In many cases, quishing campaigns urge the end users to act quickly. One common tactic is to threaten that the user will be locked out of their accounts permanently, and they need new login details to prevent this action. 

Such threats also have a time limit, typically between 24 and 48 hours. The objective is to encourage the user to scan the QR code without questioning or verifying it first. 

In other cases, the emails, posters, or social media content hosting the QR code appear very convincing. For example, a scammer can use a company's corporate logos, fonts, and tone of voice to create an email layout or website. 

Such content usually claims to come from a bank, a cloud hosting site, or even a company's IT department. At a glance, the end user may believe that the QR code is authentic. However, the code contains a malicious link that compromises their data. 

Please make use of these best practices for preventing data loss

Recent examples of quishing campaigns

The first malicious attacks through QR codes occurred in September 2011. It was recorded in the Monthly Malware Statistics report by Kaspersky Labs. 

Russian cybercriminals used QR codes to direct victims to download trojans. The codes led to android apps like Jimm and Opera Mini. Unfortunately, these apps were fake and carried malware. 

The malware forced devices to send text messages to a premium service number. Each message cost the victim about $6, a steep price for an unintended subscription.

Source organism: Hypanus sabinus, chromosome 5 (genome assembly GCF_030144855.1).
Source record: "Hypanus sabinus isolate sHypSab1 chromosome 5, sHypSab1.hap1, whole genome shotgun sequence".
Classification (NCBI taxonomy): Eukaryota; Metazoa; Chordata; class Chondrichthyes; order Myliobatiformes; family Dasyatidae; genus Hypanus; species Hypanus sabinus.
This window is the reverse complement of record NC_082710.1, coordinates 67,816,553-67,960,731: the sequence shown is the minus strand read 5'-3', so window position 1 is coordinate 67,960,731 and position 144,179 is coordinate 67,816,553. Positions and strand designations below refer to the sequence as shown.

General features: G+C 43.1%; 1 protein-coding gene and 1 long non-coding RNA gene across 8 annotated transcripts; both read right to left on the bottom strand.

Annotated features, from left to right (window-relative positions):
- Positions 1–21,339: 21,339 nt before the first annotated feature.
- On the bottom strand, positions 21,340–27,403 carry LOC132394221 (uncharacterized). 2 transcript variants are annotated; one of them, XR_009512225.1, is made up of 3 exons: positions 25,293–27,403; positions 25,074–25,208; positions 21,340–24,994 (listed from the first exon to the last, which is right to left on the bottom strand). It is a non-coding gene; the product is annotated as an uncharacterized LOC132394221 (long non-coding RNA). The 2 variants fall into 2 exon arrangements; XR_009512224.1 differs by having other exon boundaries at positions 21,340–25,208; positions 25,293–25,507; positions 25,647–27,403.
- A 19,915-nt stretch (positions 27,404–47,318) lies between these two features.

Since then, quishing has become a popular avenue for hackers. The following are some more examples of quishing.  

1. Abnormal Security quishing attempts

In 2021, Abnormal Security intercepted and blocked over 200 emails sent to their clients. These fraudulent emails contained QR codes asking users to enter their Microsoft 365 credentials. 

The codes offered recipients a transcript of an encrypted voicemail. To see the transcript, users needed to log in to their Microsoft accounts.

The scammers had a legitimate Outlook account, enabling them to bypass email security detection. Their scam emails mimicked real Outlook features that the victims were familiar with. They also used Amazon and Google services to host the phishing websites.

Despite their benign look, these quishing emails showed other signs of fraud, e.g., suspicious content and compromised email accounts. A combination of these signs alerted Abnormal to their nature. The company stopped the messages from reaching their intended recipients. 

2. HP Wolf Security Chinese quishing campaign 

In November 2022, HP Wolf Security discovered a quishing campaign in the Chinese language. The fraudulent emails contained a Word document claiming that the recipient had received a government grant.